stows smoother and tougher with wear.
Yon, Mr. Consumer whether you bar one rehicle or a dozen, should
go at once to your dealer and insist upon learning all about Ton-
Don Axles the axles that wear
Take that extra friction
what a smooth running' vehicle is. Your dealer can tell
you will tell you insist
Axles on every rehicle
to furnish particulars
ments of the entire . dominion were
thus established. In Hamilton alone
there were 36 manufactured firms
established, a part or all of the capital
of which came from the United States.
The Illinois Manufacturers' associa
tion, in a report, stated that 122 of the
leading manufacturing concerns of the
United States had established branch
plants and mills in Canada during
These facts are significant. They
mean, on the one hand, that large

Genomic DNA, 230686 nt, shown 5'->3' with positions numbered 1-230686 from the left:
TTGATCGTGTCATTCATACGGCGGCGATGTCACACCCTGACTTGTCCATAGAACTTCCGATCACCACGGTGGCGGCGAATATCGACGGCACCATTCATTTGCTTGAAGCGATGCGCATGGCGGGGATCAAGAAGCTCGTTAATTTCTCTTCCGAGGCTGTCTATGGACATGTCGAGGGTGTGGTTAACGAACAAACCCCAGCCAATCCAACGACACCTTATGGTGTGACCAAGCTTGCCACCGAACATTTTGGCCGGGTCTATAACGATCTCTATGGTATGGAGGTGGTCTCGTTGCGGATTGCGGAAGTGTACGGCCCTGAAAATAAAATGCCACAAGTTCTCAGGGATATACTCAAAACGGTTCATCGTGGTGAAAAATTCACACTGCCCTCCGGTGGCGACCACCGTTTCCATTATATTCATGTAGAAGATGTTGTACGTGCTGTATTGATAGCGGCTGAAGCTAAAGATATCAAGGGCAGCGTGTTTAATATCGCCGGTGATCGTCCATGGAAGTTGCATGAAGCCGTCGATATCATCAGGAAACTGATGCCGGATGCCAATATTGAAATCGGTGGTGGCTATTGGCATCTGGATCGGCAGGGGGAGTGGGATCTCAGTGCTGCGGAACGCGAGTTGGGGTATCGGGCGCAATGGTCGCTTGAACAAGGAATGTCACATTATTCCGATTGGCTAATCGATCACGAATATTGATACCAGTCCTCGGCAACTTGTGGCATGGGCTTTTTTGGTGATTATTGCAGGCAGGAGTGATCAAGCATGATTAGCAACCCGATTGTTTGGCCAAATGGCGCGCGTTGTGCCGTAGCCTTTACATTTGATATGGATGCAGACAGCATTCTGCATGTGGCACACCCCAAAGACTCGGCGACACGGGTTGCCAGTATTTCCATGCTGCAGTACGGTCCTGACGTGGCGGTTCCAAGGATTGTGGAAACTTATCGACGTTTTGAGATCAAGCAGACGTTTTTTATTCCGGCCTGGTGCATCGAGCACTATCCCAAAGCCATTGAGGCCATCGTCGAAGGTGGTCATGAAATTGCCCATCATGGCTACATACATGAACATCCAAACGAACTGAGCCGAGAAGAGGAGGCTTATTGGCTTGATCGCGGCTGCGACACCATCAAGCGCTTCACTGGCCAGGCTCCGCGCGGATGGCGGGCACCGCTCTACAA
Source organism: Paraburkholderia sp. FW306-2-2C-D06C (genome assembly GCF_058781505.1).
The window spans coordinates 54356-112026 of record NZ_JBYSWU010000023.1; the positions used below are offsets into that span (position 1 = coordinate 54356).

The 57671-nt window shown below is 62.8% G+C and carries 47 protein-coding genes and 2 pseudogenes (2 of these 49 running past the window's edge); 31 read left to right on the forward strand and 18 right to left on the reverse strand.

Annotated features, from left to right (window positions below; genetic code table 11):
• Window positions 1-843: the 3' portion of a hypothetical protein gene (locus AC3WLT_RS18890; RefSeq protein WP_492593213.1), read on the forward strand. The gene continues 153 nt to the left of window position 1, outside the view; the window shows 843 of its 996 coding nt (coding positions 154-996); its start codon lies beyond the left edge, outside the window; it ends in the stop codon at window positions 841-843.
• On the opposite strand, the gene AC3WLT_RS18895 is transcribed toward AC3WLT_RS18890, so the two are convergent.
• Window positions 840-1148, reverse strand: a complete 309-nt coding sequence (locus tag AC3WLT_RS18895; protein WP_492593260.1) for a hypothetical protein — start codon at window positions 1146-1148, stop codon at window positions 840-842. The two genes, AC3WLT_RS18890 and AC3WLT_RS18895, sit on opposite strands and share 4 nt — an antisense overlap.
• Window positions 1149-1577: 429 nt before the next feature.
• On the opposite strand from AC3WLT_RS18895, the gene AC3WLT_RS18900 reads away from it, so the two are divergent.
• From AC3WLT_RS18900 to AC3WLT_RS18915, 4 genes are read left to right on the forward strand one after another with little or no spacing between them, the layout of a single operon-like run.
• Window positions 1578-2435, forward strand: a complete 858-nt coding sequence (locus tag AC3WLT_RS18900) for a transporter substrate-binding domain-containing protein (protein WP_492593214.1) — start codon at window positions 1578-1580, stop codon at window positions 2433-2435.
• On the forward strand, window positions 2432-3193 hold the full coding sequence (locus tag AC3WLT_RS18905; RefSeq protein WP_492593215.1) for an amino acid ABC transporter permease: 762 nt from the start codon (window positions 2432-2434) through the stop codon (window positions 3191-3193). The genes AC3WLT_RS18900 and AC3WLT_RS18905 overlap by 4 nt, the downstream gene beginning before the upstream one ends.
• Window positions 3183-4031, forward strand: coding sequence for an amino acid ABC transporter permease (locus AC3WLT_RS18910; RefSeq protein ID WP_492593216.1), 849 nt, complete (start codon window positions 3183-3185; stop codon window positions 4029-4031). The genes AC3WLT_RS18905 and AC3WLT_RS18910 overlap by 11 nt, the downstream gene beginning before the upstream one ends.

American manufacturing concerus
have found it cheaper to establish
branch plants in Canada than to
manufacture In the United States and
pay the tariff duties to get their goods
into Canada. Every time American
concerns build a branch plant across
the line, they reduce the productivity
of American manufactures in propor
tion to their product in Canada, and
they deprive the laborer of the United
States of Just that much work, while
at the same time reducing the exports
of the country by a like amount. And
if the Dingley rates alone were suffi
cient to put Canada on its feet as a
manufacturing nation, will not an ad
ditional 25 per cent ad valorem duty
come near making Canada wholly in
dependent of American manufacturers
Feature of Proteetlaa.
Tariff wars constitute one of the
bad features of protection. Every na
tion which has ever figured in a tariff
war has reported that it was bene
ficial to neither producer nor con
sumer, and that export trade lost dur
ing the war was never afterward re
gained. LIQUOR QUESTION